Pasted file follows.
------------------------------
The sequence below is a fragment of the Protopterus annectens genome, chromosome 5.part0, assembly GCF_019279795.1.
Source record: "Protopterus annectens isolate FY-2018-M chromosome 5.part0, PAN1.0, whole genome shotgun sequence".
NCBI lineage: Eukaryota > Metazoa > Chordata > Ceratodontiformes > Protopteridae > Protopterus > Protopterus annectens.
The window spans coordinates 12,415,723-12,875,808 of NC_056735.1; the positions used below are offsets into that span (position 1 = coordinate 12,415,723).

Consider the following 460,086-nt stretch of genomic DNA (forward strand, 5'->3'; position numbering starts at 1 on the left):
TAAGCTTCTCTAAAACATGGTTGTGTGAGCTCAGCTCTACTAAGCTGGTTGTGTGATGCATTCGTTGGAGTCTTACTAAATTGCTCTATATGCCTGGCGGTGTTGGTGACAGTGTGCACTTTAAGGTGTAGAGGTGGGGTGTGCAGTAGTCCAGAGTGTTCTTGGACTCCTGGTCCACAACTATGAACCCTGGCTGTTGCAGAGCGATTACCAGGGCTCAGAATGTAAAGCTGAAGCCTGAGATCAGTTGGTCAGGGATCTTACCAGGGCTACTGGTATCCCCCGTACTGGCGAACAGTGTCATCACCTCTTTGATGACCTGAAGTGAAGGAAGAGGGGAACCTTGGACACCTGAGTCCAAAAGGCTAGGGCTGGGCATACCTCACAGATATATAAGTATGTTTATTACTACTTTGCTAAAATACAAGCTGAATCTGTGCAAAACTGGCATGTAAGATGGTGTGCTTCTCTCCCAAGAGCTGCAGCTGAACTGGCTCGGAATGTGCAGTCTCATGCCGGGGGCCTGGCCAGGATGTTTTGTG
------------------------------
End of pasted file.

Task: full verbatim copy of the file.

The sequence below is a fragment of the Protopterus annectens genome, chromosome 5.part0, assembly GCF_019279795.1.
Source record: "Protopterus annectens isolate FY-2018-M chromosome 5.part0, PAN1.0, whole genome shotgun sequence".
NCBI lineage: Eukaryota > Metazoa > Chordata > Ceratodontiformes > Protopteridae > Protopterus > Protopterus annectens.
The window spans coordinates 12,415,723-12,875,808 of NC_056735.1; the positions used below are offsets into that span (position 1 = coordinate 12,415,723).

Consider the following 460,086-nt stretch of genomic DNA (forward strand, 5'->3'; position numbering starts at 1 on the left):
TAAGCTTCTCTAAAACATGGTTGTGTGAGCTCAGCTCTACTAAGCTGGTTGTGTGATGCATTCGTTGGAGTCTTACTAAATTGCTCTATATGCCTGGCGGTGTTGGTGACAGTGTGCACTTTAAGGTGTAGAGGTGGGGTGTGCAGTAGTCCAGAGTGTTCTTGGACTCCTGGTCCACAACTATGAACCCTGGCTGTTGCAGAGCGATTACCAGGGCTCAGAATGTAAAGCTGAAGCCTGAGATCAGTTGGTCAGGGATCTTACCAGGGCTACTGGTATCCCCCGTACTGGCGAACAGTGTCATCACCTCTTTGATGACCTGAAGTGAAGGAAGAGGGGAACCTTGGACACCTGAGTCCAAAAGGCTAGGGCTGGGCATACCTCACAGATATATAAGTATGTTTATTACTACTTTGCTAAAATACAAGCTGAATCTGTGCAAAACTGGCATGTAAGATGGTGTGCTTCTCTCCCAAGAGCTGCAGCTGAACTGGCTCGGAATGTGCAGTCTCATGCCGGGGGCCTGGCCAGGATGTTTTGTG